Now to comment on this album labelled – Life Is Eazi – The Mixtape - Accra To Lagos: It seems my gorgeous African brother and namesake Mr. Eazi has recorded the same song – same beat at least – times fourteen, and called it a mixtape. Why would he dare do that? Well, keeping it simple worked for Wizkid and may work again here.
Do you remember that Ayo (Joy) project, the Wizzy-platter marketing something called ‘Afrobeat’ or ‘Afrobeats’ - whichever name you choose? It was a rather jumbled album but effective as a sampler of Wizkid’s style, designed to introduce him to specific global audiences and help him find a place in their music marketing categories. Did it work or not? Ok, so now his team is likely saying let’s try that formula again, in every way, starting with the earth-toned album cover and ‘not doing too much’ with the music.
By the way, I adore the cover photos on both albums: the coral-bead-wearing “Fela girls” and shabby mud house and traditional clothing on Wizkid’s cover, and the ‘Ghana-Must-Go’ bags sewn into ‘agbada’ that Mr. Eazi wears in a mock chief-attire on his front cover. Inside he poses with a casual jacket made of blue bag-material. Always the hat.
In the album/mixtape proper, I love him singing ‘I understand your needs, I understand your needs’ on ‘Right Now’ – Track 13 of 14, which is the one, the shining, the stand-out track on this album. Oh that voice! I remember now why I have a crush on the guy. I don’t know, would YOU marry someone just because he’s intelligent and hot and sings beautifully?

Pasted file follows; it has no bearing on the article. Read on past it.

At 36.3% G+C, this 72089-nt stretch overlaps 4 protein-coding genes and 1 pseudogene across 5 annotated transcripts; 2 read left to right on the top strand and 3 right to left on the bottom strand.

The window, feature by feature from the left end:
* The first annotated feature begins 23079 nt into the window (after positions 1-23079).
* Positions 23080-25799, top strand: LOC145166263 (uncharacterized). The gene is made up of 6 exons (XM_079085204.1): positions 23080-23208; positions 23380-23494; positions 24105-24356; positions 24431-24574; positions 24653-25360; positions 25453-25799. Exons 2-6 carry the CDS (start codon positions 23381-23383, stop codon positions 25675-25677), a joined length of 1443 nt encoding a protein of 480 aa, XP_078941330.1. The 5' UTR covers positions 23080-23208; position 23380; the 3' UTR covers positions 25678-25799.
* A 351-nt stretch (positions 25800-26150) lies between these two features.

The rest of the music has:
- some words but not many really because it is eazi-er to repeat the same ones.
- a computer simulation of a nice happy person spanking drums kaa-kaa-kaa-ka-ka forever, but you won’t believe, they’re not all the same producer. I exaggerate a little – there are lovely times, rhythmically, on Track 07 ‘Accra to Lagos’ for instance, and there’s even a saxophone feature on Track 09 ‘In The Morning.’
- featured artistes like Falz, Olamide, Phyno, and Tekno, of Nigeria and presumably Ghanaian artistes like Mugeez and Medikal.
- funny moments like Mr. Eazi saying bumbum on the very popular ‘Leg Over’ – Track One; saying pint (the way the street pronounces pant, underwear) and bumbum again on ‘Detty Yasef’ Track 08 where Falz is not his uproariously funny self; and DJ Cuppy playing Eazi’s girlfriend on Track Six which may not be funny to you.
The truth is I’ve rooted for Mr. Eazi from Day One, and I’m not about to stop now.
Omo wa ni - na our pikin. Open door make ‘im enter.
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Summary, both albums are very just-ok work by far better than ok artistes. Oh well.